NFT creators have wised up with time fortunately. Many have gone through with process improvement standards, like limiting minting to one NFT per transaction, whitelisting unique wallet addresses through social media groups, auctioning, and other mechanisms. Yet, many of these are still exploitable and subject to gamification. What is stopping me from creating different wallets to mint multiple NFTs at once? What stops the whitelisting of multiple wallets from fake discord accounts?
Fortunately there are some verification tools out there like BrightID, which are useful once verified through their connection parties. In turn, digital fingerprints and similar tools like this for verifying uniqueness could help NFT creators and projects get rid of some of the undesirable effects of their pre-announced drops.
Still, a scarcity issue remains just because of the unalterable fact that NFTs are limited in supply. From a creator perspective you want to get as much price discovery value as you can out of your initial sale. This is just logical, and extending this outwards, an optimal solution becomes one where you don’t leave losers feeling discouraged about your project and do this simultaneously.
Fortunately, such a solution exists. And in my opinion, it is one of the best options out there for distributing NFTs currently.
Presenting GBM Auctions
GBM.Auction is, “a proprietary auctioning system where bidders make money when they are outbidded”. The concept further is pretty simple. A pre-defined length for an auction is set and bidders simply make money from others that outbid them. So say I put in $100, and my incentive payout rate is 10%. If someone does the next highest minimum bid I get back $100 +$10 in incentives. This encourages auction activity, rewards losers and winners alike, and can be customized to extract percentages of each bid to a DAO, or a creator as needed. This makes extracting royalties out of every bid possible while rewarding winners and losers alike. A short video below for the inquisitive.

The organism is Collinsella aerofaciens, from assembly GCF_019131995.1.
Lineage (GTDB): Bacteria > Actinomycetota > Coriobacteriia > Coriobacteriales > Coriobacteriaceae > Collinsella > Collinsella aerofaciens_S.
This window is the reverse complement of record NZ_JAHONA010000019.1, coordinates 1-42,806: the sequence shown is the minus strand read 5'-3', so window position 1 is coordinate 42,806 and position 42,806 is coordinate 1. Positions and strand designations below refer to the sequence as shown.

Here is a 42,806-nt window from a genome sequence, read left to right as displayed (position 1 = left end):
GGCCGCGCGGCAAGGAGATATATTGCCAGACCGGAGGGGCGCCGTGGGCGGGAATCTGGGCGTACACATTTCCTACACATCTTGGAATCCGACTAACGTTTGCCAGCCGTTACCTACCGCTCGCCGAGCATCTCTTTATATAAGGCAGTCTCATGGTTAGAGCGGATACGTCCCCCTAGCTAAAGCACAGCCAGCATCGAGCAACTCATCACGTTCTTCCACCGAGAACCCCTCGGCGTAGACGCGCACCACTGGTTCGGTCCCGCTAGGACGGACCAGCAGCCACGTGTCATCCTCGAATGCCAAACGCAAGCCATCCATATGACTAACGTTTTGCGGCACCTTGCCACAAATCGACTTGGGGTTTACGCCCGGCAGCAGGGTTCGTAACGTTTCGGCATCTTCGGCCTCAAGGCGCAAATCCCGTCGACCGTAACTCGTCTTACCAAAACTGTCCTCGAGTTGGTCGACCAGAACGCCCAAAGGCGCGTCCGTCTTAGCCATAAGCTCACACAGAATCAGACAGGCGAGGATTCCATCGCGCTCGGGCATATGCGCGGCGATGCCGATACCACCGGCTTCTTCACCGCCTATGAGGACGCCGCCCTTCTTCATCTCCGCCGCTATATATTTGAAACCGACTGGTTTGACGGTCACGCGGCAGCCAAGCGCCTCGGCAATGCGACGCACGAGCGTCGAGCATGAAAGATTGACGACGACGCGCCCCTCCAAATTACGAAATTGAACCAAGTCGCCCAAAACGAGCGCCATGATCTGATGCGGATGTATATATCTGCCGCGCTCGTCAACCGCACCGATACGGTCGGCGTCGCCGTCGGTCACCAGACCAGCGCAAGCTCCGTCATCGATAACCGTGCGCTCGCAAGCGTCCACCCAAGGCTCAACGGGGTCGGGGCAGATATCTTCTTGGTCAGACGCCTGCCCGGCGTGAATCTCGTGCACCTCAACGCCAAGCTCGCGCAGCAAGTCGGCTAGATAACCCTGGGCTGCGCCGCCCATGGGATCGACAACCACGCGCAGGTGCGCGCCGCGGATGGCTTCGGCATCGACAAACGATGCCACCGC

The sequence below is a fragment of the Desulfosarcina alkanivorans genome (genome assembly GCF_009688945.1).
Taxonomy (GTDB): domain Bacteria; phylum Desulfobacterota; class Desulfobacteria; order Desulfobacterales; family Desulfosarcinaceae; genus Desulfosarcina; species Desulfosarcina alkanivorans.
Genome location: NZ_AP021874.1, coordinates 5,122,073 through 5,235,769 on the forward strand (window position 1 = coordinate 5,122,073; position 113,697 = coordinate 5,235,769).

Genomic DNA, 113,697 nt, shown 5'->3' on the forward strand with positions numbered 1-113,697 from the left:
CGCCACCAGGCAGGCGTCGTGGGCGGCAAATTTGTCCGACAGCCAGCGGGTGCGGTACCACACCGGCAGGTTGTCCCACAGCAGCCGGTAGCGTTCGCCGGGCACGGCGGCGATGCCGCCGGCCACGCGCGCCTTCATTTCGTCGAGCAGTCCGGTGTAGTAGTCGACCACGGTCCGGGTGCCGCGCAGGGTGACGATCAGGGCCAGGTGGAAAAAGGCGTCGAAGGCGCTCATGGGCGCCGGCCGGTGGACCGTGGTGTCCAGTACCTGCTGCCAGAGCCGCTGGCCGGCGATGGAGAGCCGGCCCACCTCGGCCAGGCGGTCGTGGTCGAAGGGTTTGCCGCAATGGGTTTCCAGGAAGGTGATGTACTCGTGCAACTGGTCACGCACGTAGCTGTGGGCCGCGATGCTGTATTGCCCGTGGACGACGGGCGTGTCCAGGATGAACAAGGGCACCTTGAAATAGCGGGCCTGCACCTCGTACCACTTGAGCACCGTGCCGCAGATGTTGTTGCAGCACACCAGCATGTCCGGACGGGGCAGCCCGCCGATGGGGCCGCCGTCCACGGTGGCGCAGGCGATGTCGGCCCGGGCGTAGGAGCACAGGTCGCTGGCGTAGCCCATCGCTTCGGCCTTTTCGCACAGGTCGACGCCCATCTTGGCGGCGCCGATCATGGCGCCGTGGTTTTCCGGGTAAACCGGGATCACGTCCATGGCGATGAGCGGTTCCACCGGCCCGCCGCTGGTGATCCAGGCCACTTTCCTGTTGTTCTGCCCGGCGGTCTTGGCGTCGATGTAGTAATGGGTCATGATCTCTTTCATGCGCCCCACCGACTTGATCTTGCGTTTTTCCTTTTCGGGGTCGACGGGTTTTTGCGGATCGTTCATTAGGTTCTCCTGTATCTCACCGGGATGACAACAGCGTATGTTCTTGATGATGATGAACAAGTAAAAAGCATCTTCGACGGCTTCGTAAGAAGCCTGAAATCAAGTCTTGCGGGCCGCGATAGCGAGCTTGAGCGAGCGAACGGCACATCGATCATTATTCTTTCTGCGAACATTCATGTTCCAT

Even more powerful is the DAO establishing capabilities this furthers. For the unitiated, a DAO stands for Decentralized Autonomous Organization, in other words community-based governance on applications. Imagine an app like venmo had their own special governance token (ie. digital cryptocurrency) they issued to you to vote and propose changes to their platform. That is what a DAO is designed to do, on a blockchain.
So anyways, take your Picture for Proof (PFP) NFTs concept as a pitch for a DAO, fund this entity through a bonding curve — A curve that allows users to deposit USD-like assets for aforementioned governance tokens — , and then set an auction date to take percentages back of all bids to fund a DAO for all holders easily.
Keep in mind you should have some larger project idea in mind for utility status of the tokens, you don’t want to be running into securities issues laws. This can be done by imagining an ecosystem for your token to facilitate. Lots of examples across cryptocurrency exist, go out there and turn your unique one into a reality.
The future of NFTs is ambiguous to begin with. Surely at some point the hype and frenzy will die down, but serious projects that cultivate strong communities stand to deliver promising social and financial value. Distribution mechanisms will continue to be worked on in order to make NFTs accessible to more users while providing creators the incentives and rewards of delivering on good NFTs and/or projects. GBM auctions will get utilized more and more on sidechains like Polygon where the heavy transactional focus is tolerable from a fee perspective. Time will tell how NFT drops really evolve into a more or less standardized process, but for now we have several innovations to champion and iteratively improve upon going forward.